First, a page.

King Pelias 1's proposal

King Pelias 1 argued that he knew these things because he had asked the Oracle at Delphi, and he added that if Jason would willingly fulfil this quest, bringing back the Golden Fleece, he Pelias 1 would, in exchange, deliver up to him the royal power and the kingdom. And he made an oath that he would do as he promised, invoking Zeus as his witness. This is how Jason's claims upon the throne of Iolcus were postponed, and instead he started sending messengers to every corner of Hellas in order to gather the men that were to take part in the expedition, and that later were called ARGONAUTS after the name of their ship.

More about Jason's arrival to Iolcus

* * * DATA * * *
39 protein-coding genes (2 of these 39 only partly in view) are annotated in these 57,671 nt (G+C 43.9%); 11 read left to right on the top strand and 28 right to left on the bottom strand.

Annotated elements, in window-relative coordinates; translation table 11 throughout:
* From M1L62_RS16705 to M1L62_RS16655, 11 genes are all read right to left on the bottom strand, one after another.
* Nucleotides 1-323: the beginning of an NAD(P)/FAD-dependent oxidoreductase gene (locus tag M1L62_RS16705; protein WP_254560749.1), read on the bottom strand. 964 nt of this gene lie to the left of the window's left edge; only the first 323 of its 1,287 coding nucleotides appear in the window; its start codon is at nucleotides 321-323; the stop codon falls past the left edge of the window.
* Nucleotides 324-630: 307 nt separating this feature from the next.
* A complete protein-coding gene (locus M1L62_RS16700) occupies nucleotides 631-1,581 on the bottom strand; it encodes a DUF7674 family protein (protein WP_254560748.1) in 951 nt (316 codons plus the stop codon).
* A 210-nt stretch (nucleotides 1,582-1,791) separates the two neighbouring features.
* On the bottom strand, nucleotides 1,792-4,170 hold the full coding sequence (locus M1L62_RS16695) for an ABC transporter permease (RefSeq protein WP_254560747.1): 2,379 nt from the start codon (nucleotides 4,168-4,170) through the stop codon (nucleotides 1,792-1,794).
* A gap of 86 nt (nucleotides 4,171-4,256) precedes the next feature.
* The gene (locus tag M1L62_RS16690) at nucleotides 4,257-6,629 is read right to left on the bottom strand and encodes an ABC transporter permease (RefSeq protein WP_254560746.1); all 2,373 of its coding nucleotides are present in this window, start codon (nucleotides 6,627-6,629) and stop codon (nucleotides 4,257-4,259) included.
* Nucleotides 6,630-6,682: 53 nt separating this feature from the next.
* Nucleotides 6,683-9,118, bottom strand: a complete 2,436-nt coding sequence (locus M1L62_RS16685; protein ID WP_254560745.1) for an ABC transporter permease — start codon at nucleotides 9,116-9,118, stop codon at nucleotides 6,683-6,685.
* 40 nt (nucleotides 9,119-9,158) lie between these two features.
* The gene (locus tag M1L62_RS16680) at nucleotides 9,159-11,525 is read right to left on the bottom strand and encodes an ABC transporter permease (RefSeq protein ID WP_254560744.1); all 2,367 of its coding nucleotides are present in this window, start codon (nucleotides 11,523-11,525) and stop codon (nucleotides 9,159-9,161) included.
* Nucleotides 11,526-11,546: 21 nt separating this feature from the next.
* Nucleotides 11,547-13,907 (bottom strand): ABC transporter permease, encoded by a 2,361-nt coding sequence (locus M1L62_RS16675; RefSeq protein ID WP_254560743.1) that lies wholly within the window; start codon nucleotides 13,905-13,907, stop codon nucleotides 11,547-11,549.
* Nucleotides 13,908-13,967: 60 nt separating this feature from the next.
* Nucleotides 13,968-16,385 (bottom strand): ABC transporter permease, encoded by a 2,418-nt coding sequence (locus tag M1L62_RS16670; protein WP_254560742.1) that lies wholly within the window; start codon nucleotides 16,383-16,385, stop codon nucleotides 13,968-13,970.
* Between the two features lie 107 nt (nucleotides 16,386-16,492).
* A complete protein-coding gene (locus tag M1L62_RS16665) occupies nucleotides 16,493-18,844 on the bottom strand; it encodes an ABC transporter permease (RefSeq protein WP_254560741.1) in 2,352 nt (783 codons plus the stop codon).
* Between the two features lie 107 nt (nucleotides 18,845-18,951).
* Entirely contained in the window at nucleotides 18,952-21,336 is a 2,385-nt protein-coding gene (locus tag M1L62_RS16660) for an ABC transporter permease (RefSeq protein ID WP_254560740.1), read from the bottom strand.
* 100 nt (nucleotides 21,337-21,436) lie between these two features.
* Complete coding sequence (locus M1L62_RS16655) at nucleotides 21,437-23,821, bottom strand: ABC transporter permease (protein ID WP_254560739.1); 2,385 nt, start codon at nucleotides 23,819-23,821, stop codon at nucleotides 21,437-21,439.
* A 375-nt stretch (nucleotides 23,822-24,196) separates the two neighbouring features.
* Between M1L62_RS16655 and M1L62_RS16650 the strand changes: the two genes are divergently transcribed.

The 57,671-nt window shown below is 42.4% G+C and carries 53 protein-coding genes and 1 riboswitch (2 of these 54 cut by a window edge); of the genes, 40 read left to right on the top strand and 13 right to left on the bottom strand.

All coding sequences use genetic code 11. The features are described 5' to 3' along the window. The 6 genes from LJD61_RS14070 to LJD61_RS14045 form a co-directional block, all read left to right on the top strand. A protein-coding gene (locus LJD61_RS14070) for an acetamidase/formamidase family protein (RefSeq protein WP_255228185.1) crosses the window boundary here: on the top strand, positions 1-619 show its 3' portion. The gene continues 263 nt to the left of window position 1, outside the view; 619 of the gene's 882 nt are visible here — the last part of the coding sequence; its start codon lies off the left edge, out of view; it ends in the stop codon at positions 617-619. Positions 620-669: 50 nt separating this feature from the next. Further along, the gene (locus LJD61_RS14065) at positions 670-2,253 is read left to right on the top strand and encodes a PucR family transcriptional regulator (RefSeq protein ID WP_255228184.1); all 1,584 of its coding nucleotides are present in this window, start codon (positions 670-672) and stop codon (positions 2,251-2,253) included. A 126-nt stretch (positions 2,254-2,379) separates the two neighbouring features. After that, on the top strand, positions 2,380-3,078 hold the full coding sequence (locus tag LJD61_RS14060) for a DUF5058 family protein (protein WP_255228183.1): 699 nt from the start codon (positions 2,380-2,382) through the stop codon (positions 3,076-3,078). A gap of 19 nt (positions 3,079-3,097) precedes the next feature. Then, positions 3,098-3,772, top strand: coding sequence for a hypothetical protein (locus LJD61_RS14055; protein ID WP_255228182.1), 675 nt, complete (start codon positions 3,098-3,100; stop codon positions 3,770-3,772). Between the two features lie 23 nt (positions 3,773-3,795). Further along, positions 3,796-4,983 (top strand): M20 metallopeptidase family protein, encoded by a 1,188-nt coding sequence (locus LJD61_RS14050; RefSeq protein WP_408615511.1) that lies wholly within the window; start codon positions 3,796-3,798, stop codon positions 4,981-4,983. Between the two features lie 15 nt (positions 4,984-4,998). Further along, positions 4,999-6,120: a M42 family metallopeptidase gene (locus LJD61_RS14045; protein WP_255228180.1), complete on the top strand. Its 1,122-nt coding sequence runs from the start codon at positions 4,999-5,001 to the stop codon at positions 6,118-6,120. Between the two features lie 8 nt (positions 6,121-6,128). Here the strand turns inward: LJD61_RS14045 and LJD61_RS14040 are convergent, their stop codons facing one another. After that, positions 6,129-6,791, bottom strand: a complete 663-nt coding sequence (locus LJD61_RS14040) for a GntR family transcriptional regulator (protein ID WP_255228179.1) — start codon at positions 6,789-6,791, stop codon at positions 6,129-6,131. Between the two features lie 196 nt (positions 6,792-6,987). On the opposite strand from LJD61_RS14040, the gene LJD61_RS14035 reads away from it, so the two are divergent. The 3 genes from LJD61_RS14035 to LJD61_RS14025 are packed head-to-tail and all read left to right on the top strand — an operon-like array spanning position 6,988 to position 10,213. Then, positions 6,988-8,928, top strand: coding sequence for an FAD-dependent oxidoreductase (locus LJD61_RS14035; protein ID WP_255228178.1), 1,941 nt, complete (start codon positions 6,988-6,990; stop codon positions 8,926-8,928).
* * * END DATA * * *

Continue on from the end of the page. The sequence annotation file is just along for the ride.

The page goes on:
Others (for poets as well as mythographers often dissent) have described the meeting between Pelias 1 and Jason differently. Pelias 1, some say, who had ruled the country from his earliest years, was, when he met Jason, an old man with no rest in his mind; for seers had prophesied that destruction would come upon him through Aeson's son. And they say that Pelias 1 commanded his subject Jason to sail to Colchis as a way of getting rid of him. Others have said that an oracle told Pelias 1 that his death was drawing near if a man wearing only one sandal, arrived. So when Pelias 1 was making his yearly offerings to Poseidon, there arrived Jason to make sacrifice, after having lost his sandal when crossing the river Evenus, which is in Aetolia (or perhaps the river Anaurus, which is in Thessaly). It was after noticing the missing sandal, they say, that Pelias 1 ordered him to procure the Golden Fleece from his enemy King Aeetes of Colchis. Jason had left his sandal in the mud of the river by the will of Hera, who arranged everything in order to destroy King Pelias 1, the man that had outraged the goddess' shrine, when punishing his stepmother Sidero. It is also told that Hera was waiting near the river, disguised as an old woman and testing men's minds, to see if there would appear someone to carry her across the river, and that Jason, helping her, lost his sandal. Yet others affirm that Pelias 1 asked the man with the single sandal what he would do if he had received an oracle that he should be murdered by one of the citizens. Jason then replied that he would command him to fetch the Golden Fleece, and Pelias 1, on hearing the answer, bade him to go in quest of this interesting item. It has been added that it was Hera who put that words in Jason's mind and mouth, for the goddess knew that Jason was fated to bring the witch Medea to Hellas and that she would prove to be a curse for Pelias 1, the man who outraged her shrine. This is why Jason was dear to Hera.